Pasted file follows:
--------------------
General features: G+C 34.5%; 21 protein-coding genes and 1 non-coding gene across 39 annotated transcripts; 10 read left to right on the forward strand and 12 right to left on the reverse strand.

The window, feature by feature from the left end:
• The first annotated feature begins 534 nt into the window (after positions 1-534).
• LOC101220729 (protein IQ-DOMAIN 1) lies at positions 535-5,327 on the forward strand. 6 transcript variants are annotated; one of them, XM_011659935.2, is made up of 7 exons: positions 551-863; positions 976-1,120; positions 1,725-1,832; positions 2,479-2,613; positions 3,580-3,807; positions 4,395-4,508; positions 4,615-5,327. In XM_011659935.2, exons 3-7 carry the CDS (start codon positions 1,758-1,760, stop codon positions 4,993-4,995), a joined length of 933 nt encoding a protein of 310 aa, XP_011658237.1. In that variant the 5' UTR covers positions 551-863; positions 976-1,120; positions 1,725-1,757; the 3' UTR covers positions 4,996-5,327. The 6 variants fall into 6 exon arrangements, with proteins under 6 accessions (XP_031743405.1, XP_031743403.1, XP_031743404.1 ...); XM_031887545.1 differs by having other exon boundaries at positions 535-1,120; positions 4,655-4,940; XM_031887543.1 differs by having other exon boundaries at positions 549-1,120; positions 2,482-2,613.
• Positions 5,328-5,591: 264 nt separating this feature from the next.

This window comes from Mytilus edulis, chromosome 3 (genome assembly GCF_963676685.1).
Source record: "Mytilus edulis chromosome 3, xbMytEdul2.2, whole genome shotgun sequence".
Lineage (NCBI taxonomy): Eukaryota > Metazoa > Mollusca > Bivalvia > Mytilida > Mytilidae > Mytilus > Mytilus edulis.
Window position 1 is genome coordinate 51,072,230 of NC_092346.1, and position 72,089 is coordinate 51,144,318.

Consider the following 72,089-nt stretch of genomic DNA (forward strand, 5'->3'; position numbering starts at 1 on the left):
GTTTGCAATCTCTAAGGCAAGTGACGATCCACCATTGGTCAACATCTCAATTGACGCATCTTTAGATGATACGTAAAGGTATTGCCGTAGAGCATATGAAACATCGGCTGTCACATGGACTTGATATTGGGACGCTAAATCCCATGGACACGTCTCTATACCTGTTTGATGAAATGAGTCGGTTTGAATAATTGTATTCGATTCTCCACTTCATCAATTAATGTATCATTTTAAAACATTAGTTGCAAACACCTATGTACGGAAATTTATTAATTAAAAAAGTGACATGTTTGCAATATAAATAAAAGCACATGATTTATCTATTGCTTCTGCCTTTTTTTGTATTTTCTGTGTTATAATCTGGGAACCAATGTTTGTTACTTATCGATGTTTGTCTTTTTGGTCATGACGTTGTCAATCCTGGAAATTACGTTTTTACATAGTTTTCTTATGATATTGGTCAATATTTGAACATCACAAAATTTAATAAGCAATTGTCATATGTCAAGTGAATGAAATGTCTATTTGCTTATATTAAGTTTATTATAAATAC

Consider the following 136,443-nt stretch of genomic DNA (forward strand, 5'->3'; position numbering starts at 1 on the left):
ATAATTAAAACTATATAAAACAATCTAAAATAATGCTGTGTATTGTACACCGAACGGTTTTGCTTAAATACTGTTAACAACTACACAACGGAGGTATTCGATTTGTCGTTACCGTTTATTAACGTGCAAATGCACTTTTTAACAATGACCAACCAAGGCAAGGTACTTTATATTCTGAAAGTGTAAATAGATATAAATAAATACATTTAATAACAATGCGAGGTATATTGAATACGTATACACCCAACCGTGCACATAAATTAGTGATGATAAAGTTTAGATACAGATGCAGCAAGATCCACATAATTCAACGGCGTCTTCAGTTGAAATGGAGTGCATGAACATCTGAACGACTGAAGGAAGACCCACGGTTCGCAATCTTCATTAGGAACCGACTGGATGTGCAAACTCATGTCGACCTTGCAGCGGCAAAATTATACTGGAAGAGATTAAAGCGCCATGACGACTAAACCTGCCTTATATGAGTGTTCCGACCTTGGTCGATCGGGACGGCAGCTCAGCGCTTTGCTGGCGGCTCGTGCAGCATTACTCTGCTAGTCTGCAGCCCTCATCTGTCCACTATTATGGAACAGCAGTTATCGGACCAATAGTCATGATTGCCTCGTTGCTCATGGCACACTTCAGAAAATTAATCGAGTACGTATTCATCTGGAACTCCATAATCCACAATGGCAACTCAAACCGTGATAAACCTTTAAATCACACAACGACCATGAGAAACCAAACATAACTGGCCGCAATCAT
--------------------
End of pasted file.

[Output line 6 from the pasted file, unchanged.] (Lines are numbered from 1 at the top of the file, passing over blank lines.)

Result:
This window comes from Mytilus edulis, chromosome 3 (genome assembly GCF_963676685.1).